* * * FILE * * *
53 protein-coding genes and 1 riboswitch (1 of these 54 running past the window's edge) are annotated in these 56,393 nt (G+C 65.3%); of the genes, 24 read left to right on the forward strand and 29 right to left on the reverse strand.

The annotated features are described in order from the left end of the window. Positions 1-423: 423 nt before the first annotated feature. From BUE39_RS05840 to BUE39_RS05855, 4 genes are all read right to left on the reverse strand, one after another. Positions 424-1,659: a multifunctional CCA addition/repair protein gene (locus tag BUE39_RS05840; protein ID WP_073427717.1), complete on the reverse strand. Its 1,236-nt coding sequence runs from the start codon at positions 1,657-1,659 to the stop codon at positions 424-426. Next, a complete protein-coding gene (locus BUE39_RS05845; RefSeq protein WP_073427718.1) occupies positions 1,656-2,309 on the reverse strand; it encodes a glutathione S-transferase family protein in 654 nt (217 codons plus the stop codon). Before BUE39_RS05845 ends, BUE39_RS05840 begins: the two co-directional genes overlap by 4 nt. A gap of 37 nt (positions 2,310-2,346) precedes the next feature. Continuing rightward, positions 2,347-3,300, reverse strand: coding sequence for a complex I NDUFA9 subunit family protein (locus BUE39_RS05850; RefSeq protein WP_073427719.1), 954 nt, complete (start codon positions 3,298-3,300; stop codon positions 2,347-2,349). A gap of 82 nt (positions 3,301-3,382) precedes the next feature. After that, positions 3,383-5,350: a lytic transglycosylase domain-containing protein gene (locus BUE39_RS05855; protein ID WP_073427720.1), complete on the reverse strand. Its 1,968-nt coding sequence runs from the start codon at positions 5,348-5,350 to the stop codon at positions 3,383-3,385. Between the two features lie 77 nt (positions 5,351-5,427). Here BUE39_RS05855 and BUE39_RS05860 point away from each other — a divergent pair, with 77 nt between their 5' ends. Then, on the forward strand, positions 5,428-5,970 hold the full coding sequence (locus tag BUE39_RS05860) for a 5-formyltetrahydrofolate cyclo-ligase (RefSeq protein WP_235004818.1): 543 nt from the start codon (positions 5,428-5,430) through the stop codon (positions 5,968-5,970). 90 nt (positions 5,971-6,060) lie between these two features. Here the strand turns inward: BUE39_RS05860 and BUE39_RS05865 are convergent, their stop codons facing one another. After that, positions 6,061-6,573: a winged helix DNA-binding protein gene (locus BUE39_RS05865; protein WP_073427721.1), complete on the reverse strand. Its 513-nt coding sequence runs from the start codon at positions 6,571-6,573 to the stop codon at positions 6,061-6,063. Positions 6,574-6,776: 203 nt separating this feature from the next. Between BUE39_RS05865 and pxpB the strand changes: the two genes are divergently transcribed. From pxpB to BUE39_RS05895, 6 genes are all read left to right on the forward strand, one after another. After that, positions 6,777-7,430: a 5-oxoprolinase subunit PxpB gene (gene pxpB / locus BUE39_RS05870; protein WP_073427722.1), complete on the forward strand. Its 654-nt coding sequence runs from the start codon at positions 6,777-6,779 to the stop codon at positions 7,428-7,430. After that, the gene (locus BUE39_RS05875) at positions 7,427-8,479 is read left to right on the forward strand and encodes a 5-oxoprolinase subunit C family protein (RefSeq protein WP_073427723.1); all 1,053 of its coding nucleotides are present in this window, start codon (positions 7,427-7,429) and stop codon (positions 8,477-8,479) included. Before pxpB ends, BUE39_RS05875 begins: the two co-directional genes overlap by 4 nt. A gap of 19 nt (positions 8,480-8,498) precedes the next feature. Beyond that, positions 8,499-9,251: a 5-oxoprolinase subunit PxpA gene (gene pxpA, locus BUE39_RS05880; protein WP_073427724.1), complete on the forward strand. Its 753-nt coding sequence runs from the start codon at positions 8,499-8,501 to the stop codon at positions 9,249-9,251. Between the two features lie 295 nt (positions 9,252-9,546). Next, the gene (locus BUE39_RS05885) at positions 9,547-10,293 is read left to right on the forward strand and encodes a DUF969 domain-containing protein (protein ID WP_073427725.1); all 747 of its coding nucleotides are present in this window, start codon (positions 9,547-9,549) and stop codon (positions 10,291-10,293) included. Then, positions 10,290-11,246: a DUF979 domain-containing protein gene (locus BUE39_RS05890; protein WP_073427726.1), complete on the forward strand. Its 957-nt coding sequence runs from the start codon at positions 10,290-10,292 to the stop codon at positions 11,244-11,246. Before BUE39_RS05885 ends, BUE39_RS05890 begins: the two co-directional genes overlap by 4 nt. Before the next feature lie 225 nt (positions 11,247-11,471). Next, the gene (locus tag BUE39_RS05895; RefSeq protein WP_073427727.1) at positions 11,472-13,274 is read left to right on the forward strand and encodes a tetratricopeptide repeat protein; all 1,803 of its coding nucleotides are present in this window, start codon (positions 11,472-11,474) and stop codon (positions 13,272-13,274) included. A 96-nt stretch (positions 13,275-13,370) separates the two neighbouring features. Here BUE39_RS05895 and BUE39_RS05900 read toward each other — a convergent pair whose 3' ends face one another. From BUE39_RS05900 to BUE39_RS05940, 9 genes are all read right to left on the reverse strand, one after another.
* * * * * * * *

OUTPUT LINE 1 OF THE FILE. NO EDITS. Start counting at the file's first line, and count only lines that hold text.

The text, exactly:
53 protein-coding genes and 1 riboswitch (1 of these 54 running past the window's edge) are annotated in these 56,393 nt (G+C 65.3%); of the genes, 24 read left to right on the forward strand and 29 right to left on the reverse strand.